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PSYC 2650 Chapter Notes -Unconscious Mind, Implicit Memory, Understanding Consciousness

Course Code
PSYC 2650
Anneke Olthof

of 8
Chapter 15: Conscious Thought, Unconscious Thought
- much of the progress in understanding consciousness has come not from examining
consciousness directly but from studying what happens in the absence of it
- showed when consciousness is and is not needed
- there is still much about it we do not understand and still agreement about how it
should be defined and studied
Consciousness - a state of awareness of sensations or ideas, such that we can reflect
on those sensations and ideas, know what it “feels like” to experience these sensations
and ideas, and can, in many cases, report to others that we are aware of the sensations
and ideas
The Cognitive Unconscious
- our intellectual lives require elaborate support structure even though they feel like
theyʼre quick and effortless
Cognitive Unconscious - activity of which we are completely unaware but that makes
possible our ordinary interactions with the world - behind-the-scenes activity
- the cognitive unconscious is rather different from the fort of thing that many people
have in mind when they speak of “unconscious” thoughts or memories
- Freud argued that the unconscious mind has tis own goals and its own logic
- modern psychologists believe that processes that unfold in the cognitive unconscious
are in no sense threatening, nor are they actively suppressed, these processes donʼt
have an agenda separate from that of the conscious mind
- instead the cognitive unconscious serves and supports the conscious mind,
specifically, it involves the underlying processes that make conscious experience
- in this way, the cognitive unconscious may seem less exotic than the unconscious but
it is rich, powerful and intriguing
Unconscious Processes, Conscious Products
- we are aware of the products created within our minds but unaware of the processes
that led to these products
- people usually cannot tell when they are genuinely remembering something and when
they have instead inferred/assumed or imaged that something append
The Influence of Unconscious Attributions
- the role of the unconscious is also evident in studies of implicit memory
- in these studies, participants are plainly being influenced by events they cannot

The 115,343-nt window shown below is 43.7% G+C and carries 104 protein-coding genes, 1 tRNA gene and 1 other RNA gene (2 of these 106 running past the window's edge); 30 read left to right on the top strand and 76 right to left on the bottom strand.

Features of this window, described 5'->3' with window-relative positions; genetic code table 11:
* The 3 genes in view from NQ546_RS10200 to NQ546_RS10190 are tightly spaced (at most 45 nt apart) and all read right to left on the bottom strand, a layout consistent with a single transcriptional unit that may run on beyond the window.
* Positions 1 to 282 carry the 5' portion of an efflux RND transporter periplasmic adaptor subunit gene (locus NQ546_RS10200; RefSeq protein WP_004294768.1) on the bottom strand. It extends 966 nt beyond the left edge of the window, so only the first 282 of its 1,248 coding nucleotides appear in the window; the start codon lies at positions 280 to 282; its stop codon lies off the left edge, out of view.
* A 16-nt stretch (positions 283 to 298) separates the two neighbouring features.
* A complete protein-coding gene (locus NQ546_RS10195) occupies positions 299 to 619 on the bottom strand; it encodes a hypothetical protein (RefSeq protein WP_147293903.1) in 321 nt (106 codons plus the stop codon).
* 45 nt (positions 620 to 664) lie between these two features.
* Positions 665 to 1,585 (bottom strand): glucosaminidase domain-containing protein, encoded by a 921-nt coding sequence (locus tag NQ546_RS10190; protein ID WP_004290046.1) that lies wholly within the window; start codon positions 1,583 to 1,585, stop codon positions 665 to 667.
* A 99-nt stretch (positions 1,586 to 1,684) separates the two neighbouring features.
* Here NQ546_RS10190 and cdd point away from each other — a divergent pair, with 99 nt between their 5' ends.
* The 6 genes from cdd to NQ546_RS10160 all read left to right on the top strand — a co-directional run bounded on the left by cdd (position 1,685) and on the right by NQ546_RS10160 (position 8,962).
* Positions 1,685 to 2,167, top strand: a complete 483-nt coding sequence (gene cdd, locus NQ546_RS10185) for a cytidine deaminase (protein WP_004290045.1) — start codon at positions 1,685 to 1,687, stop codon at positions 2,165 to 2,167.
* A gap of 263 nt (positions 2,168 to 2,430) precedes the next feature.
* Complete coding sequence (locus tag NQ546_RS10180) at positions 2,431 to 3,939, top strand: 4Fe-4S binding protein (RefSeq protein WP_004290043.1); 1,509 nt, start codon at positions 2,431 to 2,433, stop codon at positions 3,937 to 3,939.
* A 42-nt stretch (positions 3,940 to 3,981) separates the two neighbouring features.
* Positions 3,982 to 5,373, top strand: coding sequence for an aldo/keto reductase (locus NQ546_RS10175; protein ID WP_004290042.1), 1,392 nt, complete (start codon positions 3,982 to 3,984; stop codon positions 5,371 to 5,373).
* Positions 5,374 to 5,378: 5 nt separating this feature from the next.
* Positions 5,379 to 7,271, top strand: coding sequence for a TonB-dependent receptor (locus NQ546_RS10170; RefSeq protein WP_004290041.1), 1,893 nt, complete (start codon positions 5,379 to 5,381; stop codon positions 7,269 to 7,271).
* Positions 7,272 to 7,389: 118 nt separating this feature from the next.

consciously recall
- this influence often seems to require several steps of reasoning
- we are generally unaware of our own thinking
- similar in cases involving source confusion
- our unconscious thinking can sometimes be rather sophisticated, with layers of
inference and reasoning
- this sophistication is particularly evident when the unconscious thinking involves a
Causal Attribution - reasoning about the cause to which we should attribute some
- Nisbett and Schachter asked their participants to endure a series of electric shocks,
with each shock being slightly more severe, wanted to see how far they would go
- before some participants were given a pill that they were told would diminish the pain
but would have side effects such as shaking hangs, butterflies in the stomach etc
- this pill was a placebo with no analgesic properties or side effects
- remarkably, participants who took the pill accepted 4 times as much shock
- proposed that the control participants noticed that their hands were shaking, their
stomach was upset (reactions to electric shock) and used this as evidence that they
were quite uncomfortable, asking for the shocks to be stopped
- the placebo participants attributed the physical symptoms to the pill, so didnʼt worry
about them, they were less influenced by somatic markers, overruled evidence of their
own anxiety and misread their own internal state
- the reasoning about the pill was entirely unconscious
- note the complexity of the unconscious thinking in this experiment - the participants
are reasoning about themselves in an intellectually sophisticated manner: observing
symptoms, generating hypotheses about them, drawing conclusions
- they reached erroneous conclusions excuse they had been misled
Mistaken Introspections
- it is useful to distinguish between the unconscious processes involved in thought and
the conscious products that result from these processes
- this distinction isnʼt always clear-cut
- sometimes the processes of thought do seem to be conscious